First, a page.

Swimming in the Grewingk Glacier Lake

This hike was such a rewarding experience. The trail is easy enough for most people’s skill level. It’s a great place to bring a picnic lunch to spend a day or camp overnight by the lake. Hiking allows access to places that you otherwise can’t get to, and this was the best version of it. We sat around for a while enjoying the view and our packed lunch. There was a big wedding party and lots of families and groups spending Alaska’s best summer day together.  

 

Glacier Lake Trail splits

Glacier Lake Trail splits

From here, the trail splits to go to the Glacier Split via Glacier Lake Trail or back to the Saddle Trail. The Saddle Trail has a more steep elevation change but neither of the trails are difficult. The Glacier Lake Trail is mostly flat, 200 feet elevation difference in 3.5 miles. No matter what route you choose, you’ll see beautiful views and walk among wildflowers, brush, and forest. 

 

Mountain Avens

Mountain Avens

 

Fireweed flowers

Fireweed flowers

 

Spruce Grouse

Spruce Grouse

 

The view of Halibut Cove along the Saddle Trail

The view of Halibut Cove along the Saddle Trail

 

The Saddle Trail

The Saddle Trail

 

The view of Kachemak Bay

The view of Kachemak Bay

 

Arrange your water taxi beforehand

On a water taxi to the lodge

On a water taxi to the lodge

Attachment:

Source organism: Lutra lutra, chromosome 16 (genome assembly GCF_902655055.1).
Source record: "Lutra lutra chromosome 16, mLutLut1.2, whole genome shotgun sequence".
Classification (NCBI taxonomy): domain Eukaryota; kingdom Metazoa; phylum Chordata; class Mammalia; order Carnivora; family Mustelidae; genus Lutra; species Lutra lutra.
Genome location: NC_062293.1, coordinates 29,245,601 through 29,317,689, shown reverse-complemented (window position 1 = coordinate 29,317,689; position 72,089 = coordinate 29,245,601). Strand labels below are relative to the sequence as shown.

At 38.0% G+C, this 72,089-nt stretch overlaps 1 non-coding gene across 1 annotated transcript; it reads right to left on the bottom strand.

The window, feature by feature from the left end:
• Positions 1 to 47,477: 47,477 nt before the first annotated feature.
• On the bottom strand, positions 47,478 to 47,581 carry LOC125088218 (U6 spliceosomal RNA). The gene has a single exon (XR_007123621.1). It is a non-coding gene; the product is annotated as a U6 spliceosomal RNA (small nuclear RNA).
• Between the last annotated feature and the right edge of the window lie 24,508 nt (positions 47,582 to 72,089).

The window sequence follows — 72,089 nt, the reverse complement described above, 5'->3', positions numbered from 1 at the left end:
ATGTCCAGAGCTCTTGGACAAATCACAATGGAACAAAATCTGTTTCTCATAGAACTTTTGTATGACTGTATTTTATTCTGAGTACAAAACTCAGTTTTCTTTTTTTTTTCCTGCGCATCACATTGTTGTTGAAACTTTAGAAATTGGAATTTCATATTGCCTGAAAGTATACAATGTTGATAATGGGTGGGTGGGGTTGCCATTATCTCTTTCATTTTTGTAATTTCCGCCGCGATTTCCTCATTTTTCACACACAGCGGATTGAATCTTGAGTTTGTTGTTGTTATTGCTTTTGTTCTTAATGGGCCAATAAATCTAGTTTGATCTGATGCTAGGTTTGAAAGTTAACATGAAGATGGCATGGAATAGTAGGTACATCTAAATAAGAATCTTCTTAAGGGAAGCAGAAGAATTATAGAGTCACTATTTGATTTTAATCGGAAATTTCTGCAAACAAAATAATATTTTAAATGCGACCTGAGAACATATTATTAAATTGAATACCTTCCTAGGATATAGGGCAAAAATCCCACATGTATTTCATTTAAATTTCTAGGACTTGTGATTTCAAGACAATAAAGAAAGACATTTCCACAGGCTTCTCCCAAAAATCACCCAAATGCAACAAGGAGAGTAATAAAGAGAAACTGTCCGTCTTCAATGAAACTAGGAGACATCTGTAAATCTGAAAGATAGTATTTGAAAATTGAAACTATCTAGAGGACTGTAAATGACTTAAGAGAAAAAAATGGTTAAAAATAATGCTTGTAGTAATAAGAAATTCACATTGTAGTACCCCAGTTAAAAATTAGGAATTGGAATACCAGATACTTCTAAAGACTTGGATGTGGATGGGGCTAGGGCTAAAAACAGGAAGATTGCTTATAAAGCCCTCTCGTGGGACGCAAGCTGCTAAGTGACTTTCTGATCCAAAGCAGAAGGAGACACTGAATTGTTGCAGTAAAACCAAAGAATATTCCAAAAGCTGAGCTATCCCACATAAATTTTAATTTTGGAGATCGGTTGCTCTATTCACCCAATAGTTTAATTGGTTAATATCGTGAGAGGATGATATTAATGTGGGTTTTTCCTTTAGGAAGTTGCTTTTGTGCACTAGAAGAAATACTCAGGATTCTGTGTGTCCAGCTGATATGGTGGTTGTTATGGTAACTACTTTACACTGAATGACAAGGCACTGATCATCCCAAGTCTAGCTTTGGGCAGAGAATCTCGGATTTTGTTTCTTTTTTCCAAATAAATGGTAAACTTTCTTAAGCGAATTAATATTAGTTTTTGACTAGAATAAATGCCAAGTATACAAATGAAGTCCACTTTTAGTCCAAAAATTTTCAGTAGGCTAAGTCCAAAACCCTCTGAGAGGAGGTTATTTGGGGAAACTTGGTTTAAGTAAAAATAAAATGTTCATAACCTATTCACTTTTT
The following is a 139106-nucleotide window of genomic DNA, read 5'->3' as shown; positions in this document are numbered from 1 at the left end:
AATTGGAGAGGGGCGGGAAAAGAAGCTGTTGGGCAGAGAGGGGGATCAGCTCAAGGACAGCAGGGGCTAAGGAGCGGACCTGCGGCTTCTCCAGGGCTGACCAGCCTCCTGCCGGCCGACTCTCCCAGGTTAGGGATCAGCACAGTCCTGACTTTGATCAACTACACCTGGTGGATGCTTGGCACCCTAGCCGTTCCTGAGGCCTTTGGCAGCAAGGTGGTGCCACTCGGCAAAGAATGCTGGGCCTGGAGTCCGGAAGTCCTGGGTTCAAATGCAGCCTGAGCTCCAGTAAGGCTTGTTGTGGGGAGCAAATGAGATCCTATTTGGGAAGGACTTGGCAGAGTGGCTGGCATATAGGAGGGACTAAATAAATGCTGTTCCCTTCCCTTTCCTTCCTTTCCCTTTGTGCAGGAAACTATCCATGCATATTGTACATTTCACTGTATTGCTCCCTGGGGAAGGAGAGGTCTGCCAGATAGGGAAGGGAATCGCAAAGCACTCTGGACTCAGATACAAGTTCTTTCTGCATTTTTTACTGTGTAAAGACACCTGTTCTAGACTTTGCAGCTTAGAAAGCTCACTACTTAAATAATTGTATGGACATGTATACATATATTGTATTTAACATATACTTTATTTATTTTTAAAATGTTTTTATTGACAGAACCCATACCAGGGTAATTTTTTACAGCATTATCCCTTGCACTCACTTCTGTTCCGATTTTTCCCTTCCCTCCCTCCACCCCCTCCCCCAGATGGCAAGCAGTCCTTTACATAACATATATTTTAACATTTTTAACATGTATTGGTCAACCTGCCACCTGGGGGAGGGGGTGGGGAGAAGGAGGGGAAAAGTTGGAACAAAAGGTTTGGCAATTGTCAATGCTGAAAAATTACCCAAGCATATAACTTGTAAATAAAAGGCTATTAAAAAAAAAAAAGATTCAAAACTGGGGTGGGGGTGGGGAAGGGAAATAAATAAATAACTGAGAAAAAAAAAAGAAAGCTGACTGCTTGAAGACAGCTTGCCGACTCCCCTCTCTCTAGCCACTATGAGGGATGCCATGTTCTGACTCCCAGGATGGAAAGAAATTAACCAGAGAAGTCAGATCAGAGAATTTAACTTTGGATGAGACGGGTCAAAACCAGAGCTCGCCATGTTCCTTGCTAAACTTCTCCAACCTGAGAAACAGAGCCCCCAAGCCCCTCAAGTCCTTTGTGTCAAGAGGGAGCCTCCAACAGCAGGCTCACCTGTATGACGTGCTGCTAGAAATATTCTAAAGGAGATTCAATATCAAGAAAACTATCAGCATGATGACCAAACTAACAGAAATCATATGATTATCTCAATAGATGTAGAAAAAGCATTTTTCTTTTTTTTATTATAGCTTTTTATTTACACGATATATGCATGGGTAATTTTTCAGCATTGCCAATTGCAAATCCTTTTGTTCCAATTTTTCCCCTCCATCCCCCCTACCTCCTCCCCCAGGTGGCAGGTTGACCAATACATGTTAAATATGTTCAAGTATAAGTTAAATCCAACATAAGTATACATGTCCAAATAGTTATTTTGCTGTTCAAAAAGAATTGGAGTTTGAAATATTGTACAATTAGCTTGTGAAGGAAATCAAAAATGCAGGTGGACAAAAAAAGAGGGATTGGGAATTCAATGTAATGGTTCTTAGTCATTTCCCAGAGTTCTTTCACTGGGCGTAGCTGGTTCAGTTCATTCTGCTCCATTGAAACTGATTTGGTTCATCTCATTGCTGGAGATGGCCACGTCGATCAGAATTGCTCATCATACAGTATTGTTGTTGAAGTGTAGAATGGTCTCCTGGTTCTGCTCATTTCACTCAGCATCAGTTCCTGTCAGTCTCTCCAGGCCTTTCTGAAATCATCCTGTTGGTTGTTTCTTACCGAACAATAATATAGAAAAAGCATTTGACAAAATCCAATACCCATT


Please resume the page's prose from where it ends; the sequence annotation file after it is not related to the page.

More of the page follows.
Make sure to arrange a water taxi ride before you head out. All water taxi operators know exactly where to pick up but sometimes the tide can affect the pick up time and location. Have their phone number handy so you can keep in touch about the pick up time and location. The phone signal is weak at the glacier but it’s strong enough for a phone call on the beach. 

Grewingk Glacier is a retreating glacier

Grewingk Glacier has been retreating fast in recent years. From 1950-2005, all 27 glaciers in the Kenai Icefield region are retreating. It was observed that Grewingk Glacier retreated 2.5 km from 1950-2005. You can see from the image below. The icefront continues to calve into the expanding glacial lake. 

It’s important to remember that a glacier is a living being. It constantly moves and icebergs are bigger than they look on the surface. When visiting the lake or hiking to the terminus of the glacier, make sure to stay distant in case there’s a sudden calving or change in the glacial ice. And stay on designated trails. 

Juno Kim
Juno Kim
Juno Kim, Originally from Seoul, South Korea, Juno set off for the wider world to pursue her passion for travel and storytelling. She traveled the world as an award-winning travel blogger and photographer, witnessing the everyday life of different cultures. Currently based in Anchorage, Alaska and exploring this amazing Last Frontier. Follow my journey through @RunawayJuno and Instagram .

2 Comments

  1. Liz Dotson says:

    Thank you for the great adventure. I have never been there but now I know what it looks like.
    Swimming in almost freezing water. You are a brave woman. As usual you have shared a part of Alaska some will never see.
    Thank you.
    I miss seeing you.

  2. what a truly inspiring hike! What a place! very different in the winter I am sure!